Compared with the homogeneous case, the shapes of the Rl and the El response with heterogeneous constriction are distinct. With this heterogeneous case, there was a lower mean constriction, but a small percentage of peripheral airways became highly constricted or closed. The increase in Raw (i.e., the Rl at 5 to 8 Hz) is smaller, but the increase in Rl and El near typical breathing rates (< 0.5 Hz) are much larger. Two new mechanisms have come into play. First, this form of extreme heterogeneity in parallel pathway time-constants (13) has caused substantial increases in the frequency dependence of dynamic Rl and El below 2 Hz, so that even by 0.2 Hz, both are quite elevated from baseline. Second, there are now random closures throughout the peripheral airways, and as a result, there is less tissue participating in ventilation causing an increase in the apparent static tissue elastance and El at 0.1 Hz.
In summary, we predict that extreme heterogenous constriction in which there is random closure or near closure will produce a dangerous elevation in Rl and El at typical breathing rates and can do so even without necessarily creating a large change in Raw. Moreover, in principle, this form of heterogeneous constriction would greatly compromise the efficacy of ventilation distribution during normal breathing (10). The task now is to identify whether experimental data support these predictions.
In seven healthy subjects and in 12 asthmatics, we measured Rl and El from 0.1 to 8 Hz before and after a DI at baseline and during standard and modified methacholine (Mch) challenges. The standard and modified challenges were performed after at least 2 d of rest, but not more than 5 d of rest. After each bronchial challenge, at the maximum dose of Mch, the measurements were repeated before and after a DI. Finally, data were taken after inhalation of albuterol. Subjects ranged from 18 to 35 yr of age and their baseline pulmonary function is summarized in Table 1. With one exception (Subject 1), all of the asthmatics were hyperreactive. All asthmatics were receiving daily doses of albuterol. Four of the asthmatics were also receiving additional medications.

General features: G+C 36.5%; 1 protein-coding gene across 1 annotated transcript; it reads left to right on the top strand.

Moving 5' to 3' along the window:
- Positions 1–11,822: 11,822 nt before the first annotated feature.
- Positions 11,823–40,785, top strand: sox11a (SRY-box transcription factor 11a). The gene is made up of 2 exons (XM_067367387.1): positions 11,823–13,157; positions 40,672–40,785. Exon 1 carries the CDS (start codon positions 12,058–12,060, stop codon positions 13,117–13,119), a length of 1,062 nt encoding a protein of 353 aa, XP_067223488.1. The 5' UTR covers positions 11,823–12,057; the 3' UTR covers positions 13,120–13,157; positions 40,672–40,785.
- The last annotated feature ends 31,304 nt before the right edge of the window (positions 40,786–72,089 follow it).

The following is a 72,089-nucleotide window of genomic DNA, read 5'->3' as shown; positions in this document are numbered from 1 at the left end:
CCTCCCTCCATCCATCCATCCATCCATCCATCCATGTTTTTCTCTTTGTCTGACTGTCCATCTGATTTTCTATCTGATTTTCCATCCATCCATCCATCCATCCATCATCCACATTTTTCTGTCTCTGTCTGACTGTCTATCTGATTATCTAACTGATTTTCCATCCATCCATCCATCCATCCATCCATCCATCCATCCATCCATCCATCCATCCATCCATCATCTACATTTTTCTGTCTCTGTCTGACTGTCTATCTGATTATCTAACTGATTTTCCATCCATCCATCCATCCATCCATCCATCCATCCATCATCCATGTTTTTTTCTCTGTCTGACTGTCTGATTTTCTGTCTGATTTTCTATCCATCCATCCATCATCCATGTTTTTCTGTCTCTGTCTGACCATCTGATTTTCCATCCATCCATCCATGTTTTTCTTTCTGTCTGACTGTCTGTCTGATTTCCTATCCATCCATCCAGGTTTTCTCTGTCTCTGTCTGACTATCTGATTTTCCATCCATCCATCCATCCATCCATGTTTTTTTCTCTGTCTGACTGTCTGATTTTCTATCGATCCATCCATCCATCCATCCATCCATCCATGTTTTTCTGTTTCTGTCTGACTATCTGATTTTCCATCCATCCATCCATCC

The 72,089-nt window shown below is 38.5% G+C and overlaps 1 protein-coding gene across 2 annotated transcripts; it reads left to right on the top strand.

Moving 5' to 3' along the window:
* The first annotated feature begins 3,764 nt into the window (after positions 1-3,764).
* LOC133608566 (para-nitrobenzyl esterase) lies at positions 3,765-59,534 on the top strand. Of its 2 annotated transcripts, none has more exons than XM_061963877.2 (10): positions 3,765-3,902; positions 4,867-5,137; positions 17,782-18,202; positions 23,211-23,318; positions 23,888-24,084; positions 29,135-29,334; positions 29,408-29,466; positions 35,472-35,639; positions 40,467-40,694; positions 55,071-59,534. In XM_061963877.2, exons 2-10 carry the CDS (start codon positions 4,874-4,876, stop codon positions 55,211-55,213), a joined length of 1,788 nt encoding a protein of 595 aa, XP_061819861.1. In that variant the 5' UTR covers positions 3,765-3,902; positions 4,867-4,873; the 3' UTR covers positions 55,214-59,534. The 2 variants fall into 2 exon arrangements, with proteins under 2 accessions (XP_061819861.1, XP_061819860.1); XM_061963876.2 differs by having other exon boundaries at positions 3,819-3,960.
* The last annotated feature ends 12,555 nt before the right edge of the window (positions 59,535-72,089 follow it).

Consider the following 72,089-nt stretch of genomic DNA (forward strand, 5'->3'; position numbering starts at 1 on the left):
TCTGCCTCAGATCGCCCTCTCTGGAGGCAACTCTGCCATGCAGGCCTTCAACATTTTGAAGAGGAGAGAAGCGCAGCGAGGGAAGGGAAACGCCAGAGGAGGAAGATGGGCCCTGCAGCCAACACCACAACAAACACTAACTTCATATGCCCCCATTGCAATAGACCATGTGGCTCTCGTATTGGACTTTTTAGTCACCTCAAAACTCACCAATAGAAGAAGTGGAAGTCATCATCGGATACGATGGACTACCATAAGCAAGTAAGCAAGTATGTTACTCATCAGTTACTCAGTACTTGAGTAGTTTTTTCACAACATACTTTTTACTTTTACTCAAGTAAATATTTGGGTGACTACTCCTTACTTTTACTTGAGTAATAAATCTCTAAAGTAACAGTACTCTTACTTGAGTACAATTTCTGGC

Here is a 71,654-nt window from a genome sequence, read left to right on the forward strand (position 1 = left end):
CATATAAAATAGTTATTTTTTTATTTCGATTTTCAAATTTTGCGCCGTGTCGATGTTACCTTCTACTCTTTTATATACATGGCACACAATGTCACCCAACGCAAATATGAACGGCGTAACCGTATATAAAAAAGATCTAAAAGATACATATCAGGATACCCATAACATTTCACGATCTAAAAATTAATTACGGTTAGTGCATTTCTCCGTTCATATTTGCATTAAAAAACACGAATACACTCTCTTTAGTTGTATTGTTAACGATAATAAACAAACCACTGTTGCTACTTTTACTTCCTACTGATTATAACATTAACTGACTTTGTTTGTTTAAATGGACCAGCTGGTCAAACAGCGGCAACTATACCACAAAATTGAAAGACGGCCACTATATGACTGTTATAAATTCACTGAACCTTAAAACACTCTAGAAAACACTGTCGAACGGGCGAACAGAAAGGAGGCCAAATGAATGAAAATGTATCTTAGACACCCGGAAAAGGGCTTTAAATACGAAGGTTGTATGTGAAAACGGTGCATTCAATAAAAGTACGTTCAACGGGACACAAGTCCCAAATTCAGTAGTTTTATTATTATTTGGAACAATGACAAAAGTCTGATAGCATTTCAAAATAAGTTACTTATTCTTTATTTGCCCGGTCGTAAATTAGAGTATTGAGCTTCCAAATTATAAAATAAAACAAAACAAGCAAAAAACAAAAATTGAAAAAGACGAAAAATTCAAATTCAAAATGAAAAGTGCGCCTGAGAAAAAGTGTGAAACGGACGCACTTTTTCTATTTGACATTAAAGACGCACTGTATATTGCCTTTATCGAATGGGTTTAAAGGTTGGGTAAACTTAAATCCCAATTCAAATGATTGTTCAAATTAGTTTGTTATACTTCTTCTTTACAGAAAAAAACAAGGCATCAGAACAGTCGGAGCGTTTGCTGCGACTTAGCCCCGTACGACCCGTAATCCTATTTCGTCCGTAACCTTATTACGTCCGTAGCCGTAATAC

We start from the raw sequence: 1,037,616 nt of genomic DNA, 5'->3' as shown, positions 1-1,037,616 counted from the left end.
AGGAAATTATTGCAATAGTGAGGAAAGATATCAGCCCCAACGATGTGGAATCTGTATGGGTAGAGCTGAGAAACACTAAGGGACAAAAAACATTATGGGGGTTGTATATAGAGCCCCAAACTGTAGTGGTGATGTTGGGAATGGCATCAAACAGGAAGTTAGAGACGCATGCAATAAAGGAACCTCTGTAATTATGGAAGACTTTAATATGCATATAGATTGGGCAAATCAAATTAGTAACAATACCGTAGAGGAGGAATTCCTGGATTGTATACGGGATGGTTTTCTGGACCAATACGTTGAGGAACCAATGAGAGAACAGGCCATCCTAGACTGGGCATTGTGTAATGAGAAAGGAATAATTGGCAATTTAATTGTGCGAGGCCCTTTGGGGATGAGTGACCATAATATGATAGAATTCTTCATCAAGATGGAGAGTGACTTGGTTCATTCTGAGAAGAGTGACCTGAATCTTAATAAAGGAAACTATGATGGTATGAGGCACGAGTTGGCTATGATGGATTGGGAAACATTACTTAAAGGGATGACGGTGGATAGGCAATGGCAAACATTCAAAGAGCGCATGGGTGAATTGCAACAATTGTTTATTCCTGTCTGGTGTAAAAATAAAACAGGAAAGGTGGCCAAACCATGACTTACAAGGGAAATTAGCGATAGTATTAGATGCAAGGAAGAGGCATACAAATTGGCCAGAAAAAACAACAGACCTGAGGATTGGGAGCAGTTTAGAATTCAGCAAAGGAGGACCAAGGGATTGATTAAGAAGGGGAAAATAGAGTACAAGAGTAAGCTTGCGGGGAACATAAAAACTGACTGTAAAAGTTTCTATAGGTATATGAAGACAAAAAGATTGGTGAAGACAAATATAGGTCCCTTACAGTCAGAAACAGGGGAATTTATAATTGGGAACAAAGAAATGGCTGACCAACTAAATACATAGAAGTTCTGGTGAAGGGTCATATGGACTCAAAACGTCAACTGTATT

|Subject No.||Age (yr)||Sex||Height (cm)||Weight (kg)||FEV1(% Pred )||FEV1/FVC (%)||PC20Mch (mg/ml )||Medications|
|5||18||F||160||63||79||63||0.008||Albuterol, Salmetrol, Fluticasone|
|6||19||F||160||50||57||57||0.003||Albuterol, Leukotriene inhibitor, Salmetrol|
|9||35||M||180||84||85||73||0.78||Albuterol, Salmetrol, Fluticasone|
To obtain Rl and El data we used the Optimal Ventilation Waveform (OVW) approach described by us in detail previously (19, 20). Briefly, the OVW provides a multisinusoidal flow signal to the subject in which the amplitudes and the phases of the sinusoids are optimized to maximize tidal volume while minimizing peak airway pressures. The resulting flow simultaneously ventilates the subject. Two OVWs were designed with periods of 12.8 or 25.6 s, respectively. Although both OVW contained seven frequencies between 0.15625 and 8 Hz, they differ as to the primary ventilation rate sensed by the subject (21). The one chosen was that which was most comfortable for a particular subject. The sampled flow and transpulmonary pressure (Ptp) signals were then subjected to Fourier analysis to estimate the Rl and El at each frequency in the OVW waveform (20).